there exists a positive constant M such that \(f(s, u) \leq M s^{2}\);
 \((H_{3})\) :

\(\vert f(s, u) f(s, v) \vert \leq s^{2} \vert uv\vert \) or, in a more general manner, there exists a constant \(\omega \geq 2\) such that \(\vert f(s,u) f(s,v) \vert \leq s^{\omega } \vert uv\vert \).
In the literature, questions involving the existence and uniqueness of solution for fractional differential equations (FDEs) have been intensely studied by many mathematicians [4, 5, 21, 22]. However, much of published papers have been concerned with existenceuniqueness of solutions for FDEs on a finite interval. Since continuation theorems for FDEs are not well developed, results as regards global existenceuniqueness of the solution of FDEs on the half axis \([0,+\infty)\), by using directly the results from local existence, have only recently flourished [23, 24].
In contrast with our previous work [25â€“27] on fractional nonlocal thermistor problems, which was focused on local existence and numerical methods, here we are concerned with continuation theorems and global existence for the steady state fractional Caputo nonlocal thermistor problem. The paper is organized as follows. In SectionÂ 2, we collect some background material and necessary results from fractional calculus. Then we are concerned in SectionÂ 3 with local existence on a finite interval for (1) (TheoremÂ 3.2). SectionÂ 4 is devoted to the (non)continuation (TheoremÂ 4.1) associated with problem (1), which allows one to generalize the main result of SectionÂ 3. Our proofs rely on Schauderâ€™s fixed point theorem and some extensions of the continuation theorems for ordinary differential equations (ODEs) to the fractional order case. One of the main difficulties lies in handling the nonlocal term \(\frac{\lambda f(t, u(t))}{(\int_{0}^{t}f(x, u(x))\,dx)^{2}}\), representing a heat source and that depends continuously on time; another one in the fact that electrical conductivity depends on both time and temperature. Based on the results of SectionÂ 4, in SectionÂ 5 we prove existence of a global solution for (1): see Theorems 5.2 and 5.3. We end with SectionÂ 6 presenting conclusions.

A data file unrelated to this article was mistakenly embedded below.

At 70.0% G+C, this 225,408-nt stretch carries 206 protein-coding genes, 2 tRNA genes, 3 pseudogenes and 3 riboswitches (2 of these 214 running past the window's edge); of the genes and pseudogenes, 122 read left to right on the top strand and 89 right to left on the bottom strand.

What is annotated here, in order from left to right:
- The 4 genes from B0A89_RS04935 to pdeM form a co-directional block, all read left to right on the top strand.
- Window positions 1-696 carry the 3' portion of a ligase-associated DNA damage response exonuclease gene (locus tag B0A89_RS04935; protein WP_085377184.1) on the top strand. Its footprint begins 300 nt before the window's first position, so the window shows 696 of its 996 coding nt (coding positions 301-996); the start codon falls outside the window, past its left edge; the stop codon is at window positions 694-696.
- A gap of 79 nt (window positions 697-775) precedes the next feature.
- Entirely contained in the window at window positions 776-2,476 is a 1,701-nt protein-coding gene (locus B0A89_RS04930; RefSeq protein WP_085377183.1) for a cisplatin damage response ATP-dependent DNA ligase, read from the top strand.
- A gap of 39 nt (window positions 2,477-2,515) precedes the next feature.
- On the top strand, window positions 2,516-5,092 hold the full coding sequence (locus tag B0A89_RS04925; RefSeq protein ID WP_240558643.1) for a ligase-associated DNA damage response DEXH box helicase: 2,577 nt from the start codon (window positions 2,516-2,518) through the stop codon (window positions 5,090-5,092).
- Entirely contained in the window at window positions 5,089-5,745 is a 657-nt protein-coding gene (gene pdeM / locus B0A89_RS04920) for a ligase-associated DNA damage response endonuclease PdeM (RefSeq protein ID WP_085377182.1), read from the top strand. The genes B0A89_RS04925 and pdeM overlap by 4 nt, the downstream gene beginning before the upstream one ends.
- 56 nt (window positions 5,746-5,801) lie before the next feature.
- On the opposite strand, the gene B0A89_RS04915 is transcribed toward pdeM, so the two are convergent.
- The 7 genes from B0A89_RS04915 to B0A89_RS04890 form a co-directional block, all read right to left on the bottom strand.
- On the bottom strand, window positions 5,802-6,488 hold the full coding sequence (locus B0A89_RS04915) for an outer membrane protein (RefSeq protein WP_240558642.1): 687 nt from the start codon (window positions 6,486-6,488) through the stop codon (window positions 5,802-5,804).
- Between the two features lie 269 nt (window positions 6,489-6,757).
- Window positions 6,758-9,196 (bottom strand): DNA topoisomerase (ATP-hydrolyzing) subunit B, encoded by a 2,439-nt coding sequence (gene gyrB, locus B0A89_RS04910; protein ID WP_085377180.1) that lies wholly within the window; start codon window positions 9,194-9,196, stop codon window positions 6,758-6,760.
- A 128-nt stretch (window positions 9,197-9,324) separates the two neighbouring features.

2 Preliminaries and basic results
In this section, we collect from the literature [4, 5, 22, 28â€“30] some background material and basic results that will be used in the remainder of the paper.
Let \(C[a,b]\) be the Banach space of all real valued continuous functions on \([a,b]\) endowed with the norm \(\Vert x\Vert _{[a,b]}=\max_{t\in [a,b]}\vert x(t)\vert \). According to the RiemannLiouville approach to fractional calculus, we introduce the fractional integral of order Î±, \(\alpha >0\), as follows.
Definition 2.1
The RiemannLiouville integral of a function g with order \(\alpha >0\) is defined by
where Î“ is the Euler gamma function given by
\(\alpha >0\).
The natural next step, after the notion of fractional integral has been introduced, is to define the fractional derivative of order Î±, \(\alpha >0\).
Definition 2.2
The RiemannLiouville derivative of the function g with order \(\alpha >0\) is defined by
where \(n1<\alpha <n\in \mathbb{Z}^{+}\).
Note the remarkable fact that, in the RiemannLiouville sense, the fractional derivative of the constant function is not zero. We now give an alternative and more restrictive definition of fractional derivative, first introduced by Caputo in the end of the 1960s [31, 32] and then adopted by Caputo and Mainardi in [33, 34]. In Caputo sense, the fractional derivative of a constant is zero.
Definition 2.3
The Caputo derivative of the function \(g(t)\) with order \(\alpha >0\) is defined by
where \(n1<\alpha <n\in \mathbb{Z}^{+}\).